leo berk, bridge unit artist-in-residence, blogs

What we build says a lot about who we are. 4Culture’s Public Art Program has a strong history of managing projects with County partners, projects designed to reveal the expressive potential and the civic gesture embodied in our infrastructure. 4Culture has commissioned artists to serve as members of design teams that work on monumental, signature bridges around King County, for example. Recently, 4Culture awarded Leo Saul Berk an artist residency with the Bridge Unit of the King County Department of Transportation – an opportunity to focus on the design potential of small-scale bridges.

Working collaboratively with Bridge Unit staff, Leo is tasked with designing a kit of parts composed of design elements – artful railings, barriers, and the like – that can be incorporated in the County’s small-scale bridges. As part of the Bridge Unit’s efficiency strategies, which include replacing a series of small-scale bridges in geographic bundles, Leo’s kit of parts will be documented in a design manual for use in various configurations over many years and on many bridges – a great opportunity for artistic impact across space and time. Leo’s artwork will contribute to design efficiencies while adding an artist’s perspective to the creation of a distinctive and recognizable experience within King County’s network of roads and bridges.

Long fascinated with engineering, structure and environment in his studio, Leo is currently in the research phase of this project. As a featured guest blogger, Leo will periodically give us an inside look into his process.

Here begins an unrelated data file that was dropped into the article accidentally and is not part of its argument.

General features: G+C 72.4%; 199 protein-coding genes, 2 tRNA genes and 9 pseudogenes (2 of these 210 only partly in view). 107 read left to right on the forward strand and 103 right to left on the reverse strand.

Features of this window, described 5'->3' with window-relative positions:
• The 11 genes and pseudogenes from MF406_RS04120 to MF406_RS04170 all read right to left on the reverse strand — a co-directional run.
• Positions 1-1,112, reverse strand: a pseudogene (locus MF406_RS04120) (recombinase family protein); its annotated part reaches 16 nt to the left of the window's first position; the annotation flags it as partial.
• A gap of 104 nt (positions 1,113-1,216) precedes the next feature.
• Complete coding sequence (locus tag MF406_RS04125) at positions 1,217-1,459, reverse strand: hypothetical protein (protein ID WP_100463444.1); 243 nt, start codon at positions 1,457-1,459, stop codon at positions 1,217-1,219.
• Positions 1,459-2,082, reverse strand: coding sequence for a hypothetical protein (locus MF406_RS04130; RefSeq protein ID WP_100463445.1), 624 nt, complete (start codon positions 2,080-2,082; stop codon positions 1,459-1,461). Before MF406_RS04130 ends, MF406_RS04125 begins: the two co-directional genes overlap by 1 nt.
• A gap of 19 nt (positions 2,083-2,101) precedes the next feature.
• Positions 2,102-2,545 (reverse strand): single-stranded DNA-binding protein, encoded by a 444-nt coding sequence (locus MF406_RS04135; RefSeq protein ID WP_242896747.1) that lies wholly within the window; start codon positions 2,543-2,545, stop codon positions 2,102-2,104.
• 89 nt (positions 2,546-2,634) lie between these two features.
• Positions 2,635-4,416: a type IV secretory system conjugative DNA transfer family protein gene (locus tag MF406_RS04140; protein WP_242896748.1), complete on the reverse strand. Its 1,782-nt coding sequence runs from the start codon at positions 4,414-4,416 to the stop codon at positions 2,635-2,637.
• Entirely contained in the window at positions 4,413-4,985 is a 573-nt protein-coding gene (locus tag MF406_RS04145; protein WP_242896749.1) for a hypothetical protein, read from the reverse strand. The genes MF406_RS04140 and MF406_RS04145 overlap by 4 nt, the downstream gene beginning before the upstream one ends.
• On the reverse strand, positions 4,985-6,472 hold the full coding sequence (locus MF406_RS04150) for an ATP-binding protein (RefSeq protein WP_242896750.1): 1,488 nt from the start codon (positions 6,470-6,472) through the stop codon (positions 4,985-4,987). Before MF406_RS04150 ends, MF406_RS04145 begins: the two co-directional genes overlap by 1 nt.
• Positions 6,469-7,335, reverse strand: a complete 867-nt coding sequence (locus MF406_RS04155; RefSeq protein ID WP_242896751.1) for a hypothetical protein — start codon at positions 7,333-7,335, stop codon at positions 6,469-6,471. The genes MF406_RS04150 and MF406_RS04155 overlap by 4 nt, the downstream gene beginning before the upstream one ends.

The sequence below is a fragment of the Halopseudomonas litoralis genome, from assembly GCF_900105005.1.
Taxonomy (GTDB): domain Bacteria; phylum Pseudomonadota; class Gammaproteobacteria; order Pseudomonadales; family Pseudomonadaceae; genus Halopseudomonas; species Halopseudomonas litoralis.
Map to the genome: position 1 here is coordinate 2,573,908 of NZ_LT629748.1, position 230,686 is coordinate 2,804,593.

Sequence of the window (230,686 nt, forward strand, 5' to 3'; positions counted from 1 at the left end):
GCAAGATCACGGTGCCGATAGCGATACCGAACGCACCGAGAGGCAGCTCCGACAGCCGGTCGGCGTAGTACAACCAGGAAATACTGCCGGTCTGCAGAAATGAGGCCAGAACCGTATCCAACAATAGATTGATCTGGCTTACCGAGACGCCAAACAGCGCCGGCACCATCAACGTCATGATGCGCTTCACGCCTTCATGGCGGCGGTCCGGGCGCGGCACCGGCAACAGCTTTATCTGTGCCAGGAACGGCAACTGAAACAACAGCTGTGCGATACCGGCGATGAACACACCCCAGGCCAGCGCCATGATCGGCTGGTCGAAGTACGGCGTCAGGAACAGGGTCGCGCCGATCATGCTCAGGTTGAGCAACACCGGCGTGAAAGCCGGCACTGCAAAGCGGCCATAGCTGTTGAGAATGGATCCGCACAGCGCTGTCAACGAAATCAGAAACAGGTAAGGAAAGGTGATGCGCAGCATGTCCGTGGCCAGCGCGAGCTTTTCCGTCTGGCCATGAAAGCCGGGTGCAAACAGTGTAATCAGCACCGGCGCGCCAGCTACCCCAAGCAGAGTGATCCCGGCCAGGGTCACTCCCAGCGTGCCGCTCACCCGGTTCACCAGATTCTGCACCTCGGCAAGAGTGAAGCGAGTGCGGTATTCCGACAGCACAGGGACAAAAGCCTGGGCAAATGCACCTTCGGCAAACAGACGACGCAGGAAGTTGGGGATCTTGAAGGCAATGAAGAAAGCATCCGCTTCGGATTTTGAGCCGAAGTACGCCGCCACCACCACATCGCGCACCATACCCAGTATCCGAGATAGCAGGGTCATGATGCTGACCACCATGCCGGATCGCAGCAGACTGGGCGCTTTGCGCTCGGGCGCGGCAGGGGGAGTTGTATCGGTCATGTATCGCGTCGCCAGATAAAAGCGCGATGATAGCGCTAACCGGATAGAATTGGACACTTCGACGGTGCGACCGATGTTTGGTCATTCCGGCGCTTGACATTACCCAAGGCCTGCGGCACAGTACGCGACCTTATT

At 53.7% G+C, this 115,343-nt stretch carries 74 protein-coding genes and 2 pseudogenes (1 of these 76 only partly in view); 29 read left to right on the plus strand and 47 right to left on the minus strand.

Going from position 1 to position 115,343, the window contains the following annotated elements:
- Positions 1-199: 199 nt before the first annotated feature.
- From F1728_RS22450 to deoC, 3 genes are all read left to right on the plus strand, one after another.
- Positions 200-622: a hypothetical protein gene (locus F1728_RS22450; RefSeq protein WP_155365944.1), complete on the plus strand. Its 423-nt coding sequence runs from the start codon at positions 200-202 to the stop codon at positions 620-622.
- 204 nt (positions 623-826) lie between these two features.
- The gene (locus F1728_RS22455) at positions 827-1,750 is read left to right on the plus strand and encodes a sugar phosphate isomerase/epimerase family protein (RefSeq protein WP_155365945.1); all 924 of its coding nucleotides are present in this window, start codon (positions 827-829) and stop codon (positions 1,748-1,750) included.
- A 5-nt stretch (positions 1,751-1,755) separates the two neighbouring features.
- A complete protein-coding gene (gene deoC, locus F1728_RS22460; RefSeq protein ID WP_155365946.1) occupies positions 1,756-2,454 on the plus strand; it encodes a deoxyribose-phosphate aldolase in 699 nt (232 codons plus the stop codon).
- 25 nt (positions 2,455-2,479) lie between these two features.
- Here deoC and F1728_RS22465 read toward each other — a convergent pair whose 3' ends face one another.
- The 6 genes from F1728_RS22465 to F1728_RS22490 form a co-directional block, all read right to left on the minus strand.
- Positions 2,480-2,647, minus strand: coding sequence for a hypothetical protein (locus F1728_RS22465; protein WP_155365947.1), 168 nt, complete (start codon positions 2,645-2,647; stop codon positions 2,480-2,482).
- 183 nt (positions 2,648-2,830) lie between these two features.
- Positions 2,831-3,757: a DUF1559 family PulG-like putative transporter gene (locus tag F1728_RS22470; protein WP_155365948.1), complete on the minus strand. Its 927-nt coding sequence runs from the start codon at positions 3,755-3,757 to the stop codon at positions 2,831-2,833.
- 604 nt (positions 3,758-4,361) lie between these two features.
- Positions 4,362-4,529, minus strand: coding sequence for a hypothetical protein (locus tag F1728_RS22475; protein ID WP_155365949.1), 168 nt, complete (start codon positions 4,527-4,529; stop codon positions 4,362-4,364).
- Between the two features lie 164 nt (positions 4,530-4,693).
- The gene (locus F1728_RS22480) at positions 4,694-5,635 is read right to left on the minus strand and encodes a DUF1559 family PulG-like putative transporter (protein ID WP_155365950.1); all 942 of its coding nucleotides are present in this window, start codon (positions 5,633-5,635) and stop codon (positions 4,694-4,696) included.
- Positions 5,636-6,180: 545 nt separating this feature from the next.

Leo Berk

Friday November 13, 2009

If you’ve driven around King County in the last 5 months, there’s a good chance you drove right over me. I’m in the research phase of my project and have been underneath, as well as above and beside, many of the county’s inventory of bridges with a variety of Bridge Unit personnel. I’ve been soaking up all the different perspectives—environmental, design, engineering, historical, maintenance—that I can about the many different kinds of bridges in the many different settings that we have here. Last week, for example, King County Bridge Unit engineer Jesse Jose took me out into the remote forest in eastern King County to visit the site where the Sunday Creek Bridge is being rebuilt by the County, using funding from a federal grant. Environmental engineer Ron Melnikoff also joined us on the trip so that he could observe all of the environmental codes are being met concerning the creek during construction. The bright red trusses delivered to the site from the Ohio fabricator were being busily assembled by the construction crew. Six pieces assembled into two trusses will be set into place by a 100-ton crane, and span the creek. I am consistently impressed that all of this major construction occurs over a pristine creek with a leave-no-trace mandate intended to preserve our natural resources.

berk_sunday_bridge

It’s a challenging project to design elements for these very tiny bridges, but I’m inspired by their rural settings and the effort that goes into designing and building them. When my research phase ends, I will begin designing artwork to be incorporated into a manual for short span bridges that are being rebuilt over the next 19 years.

Stay tuned for Leo’s updates reflecting back and projecting forward on his process and progress.

© Leo Berk by Margo Christianson
© Sunday Creek Bridge by Leo Berk